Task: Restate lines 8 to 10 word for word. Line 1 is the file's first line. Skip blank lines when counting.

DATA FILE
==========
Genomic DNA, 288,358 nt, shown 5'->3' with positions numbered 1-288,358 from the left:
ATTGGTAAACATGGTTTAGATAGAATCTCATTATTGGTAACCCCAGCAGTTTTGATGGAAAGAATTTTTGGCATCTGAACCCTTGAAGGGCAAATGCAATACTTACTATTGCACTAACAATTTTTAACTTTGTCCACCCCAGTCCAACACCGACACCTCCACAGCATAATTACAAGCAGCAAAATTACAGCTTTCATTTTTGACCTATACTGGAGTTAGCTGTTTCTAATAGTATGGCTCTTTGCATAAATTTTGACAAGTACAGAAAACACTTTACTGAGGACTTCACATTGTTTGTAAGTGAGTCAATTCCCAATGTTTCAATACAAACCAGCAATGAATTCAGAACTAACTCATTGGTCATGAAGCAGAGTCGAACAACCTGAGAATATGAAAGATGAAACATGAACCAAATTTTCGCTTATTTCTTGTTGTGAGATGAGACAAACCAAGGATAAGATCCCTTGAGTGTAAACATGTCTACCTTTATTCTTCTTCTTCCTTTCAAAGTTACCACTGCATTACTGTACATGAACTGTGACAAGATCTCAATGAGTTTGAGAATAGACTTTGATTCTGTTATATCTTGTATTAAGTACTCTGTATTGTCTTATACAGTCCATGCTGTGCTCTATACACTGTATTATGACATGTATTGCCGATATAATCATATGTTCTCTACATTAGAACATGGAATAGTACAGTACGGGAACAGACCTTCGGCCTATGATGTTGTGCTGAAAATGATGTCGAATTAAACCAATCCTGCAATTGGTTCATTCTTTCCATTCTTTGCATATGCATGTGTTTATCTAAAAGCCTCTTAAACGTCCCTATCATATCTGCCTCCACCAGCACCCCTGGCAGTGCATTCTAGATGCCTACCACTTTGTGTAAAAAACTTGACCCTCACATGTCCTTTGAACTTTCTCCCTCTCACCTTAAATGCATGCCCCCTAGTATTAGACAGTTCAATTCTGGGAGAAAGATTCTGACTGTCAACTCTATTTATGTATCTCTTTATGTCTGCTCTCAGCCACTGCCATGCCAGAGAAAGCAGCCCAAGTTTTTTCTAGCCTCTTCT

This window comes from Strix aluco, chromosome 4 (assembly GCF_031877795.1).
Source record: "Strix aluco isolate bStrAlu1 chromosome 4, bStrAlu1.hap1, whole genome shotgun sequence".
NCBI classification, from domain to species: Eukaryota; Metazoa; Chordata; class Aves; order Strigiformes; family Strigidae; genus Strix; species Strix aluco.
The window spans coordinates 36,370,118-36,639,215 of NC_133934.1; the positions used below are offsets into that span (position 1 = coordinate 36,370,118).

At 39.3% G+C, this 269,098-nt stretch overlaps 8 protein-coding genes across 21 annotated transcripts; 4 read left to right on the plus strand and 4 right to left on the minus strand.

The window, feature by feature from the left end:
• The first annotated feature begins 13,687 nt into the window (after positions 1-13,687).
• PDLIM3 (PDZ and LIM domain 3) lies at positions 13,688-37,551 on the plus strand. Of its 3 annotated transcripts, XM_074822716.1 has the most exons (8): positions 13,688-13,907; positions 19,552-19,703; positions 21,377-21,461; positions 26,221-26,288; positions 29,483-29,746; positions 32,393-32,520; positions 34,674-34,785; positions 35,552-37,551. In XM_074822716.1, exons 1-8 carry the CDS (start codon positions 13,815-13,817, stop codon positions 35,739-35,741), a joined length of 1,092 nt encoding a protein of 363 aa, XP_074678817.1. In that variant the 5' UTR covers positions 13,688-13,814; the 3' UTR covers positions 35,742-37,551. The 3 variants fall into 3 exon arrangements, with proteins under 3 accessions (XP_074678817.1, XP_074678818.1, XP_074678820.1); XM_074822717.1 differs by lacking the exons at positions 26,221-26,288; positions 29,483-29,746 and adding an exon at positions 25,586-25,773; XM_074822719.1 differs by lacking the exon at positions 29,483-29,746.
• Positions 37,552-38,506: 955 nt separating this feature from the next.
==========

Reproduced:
The window, feature by feature from the left end:
• The first annotated feature begins 13,687 nt into the window (after positions 1-13,687).
• PDLIM3 (PDZ and LIM domain 3) lies at positions 13,688-37,551 on the plus strand. Of its 3 annotated transcripts, XM_074822716.1 has the most exons (8): positions 13,688-13,907; positions 19,552-19,703; positions 21,377-21,461; positions 26,221-26,288; positions 29,483-29,746; positions 32,393-32,520; positions 34,674-34,785; positions 35,552-37,551. In XM_074822716.1, exons 1-8 carry the CDS (start codon positions 13,815-13,817, stop codon positions 35,739-35,741), a joined length of 1,092 nt encoding a protein of 363 aa, XP_074678817.1. In that variant the 5' UTR covers positions 13,688-13,814; the 3' UTR covers positions 35,742-37,551. The 3 variants fall into 3 exon arrangements, with proteins under 3 accessions (XP_074678817.1, XP_074678818.1, XP_074678820.1); XM_074822717.1 differs by lacking the exons at positions 26,221-26,288; positions 29,483-29,746 and adding an exon at positions 25,586-25,773; XM_074822719.1 differs by lacking the exon at positions 29,483-29,746.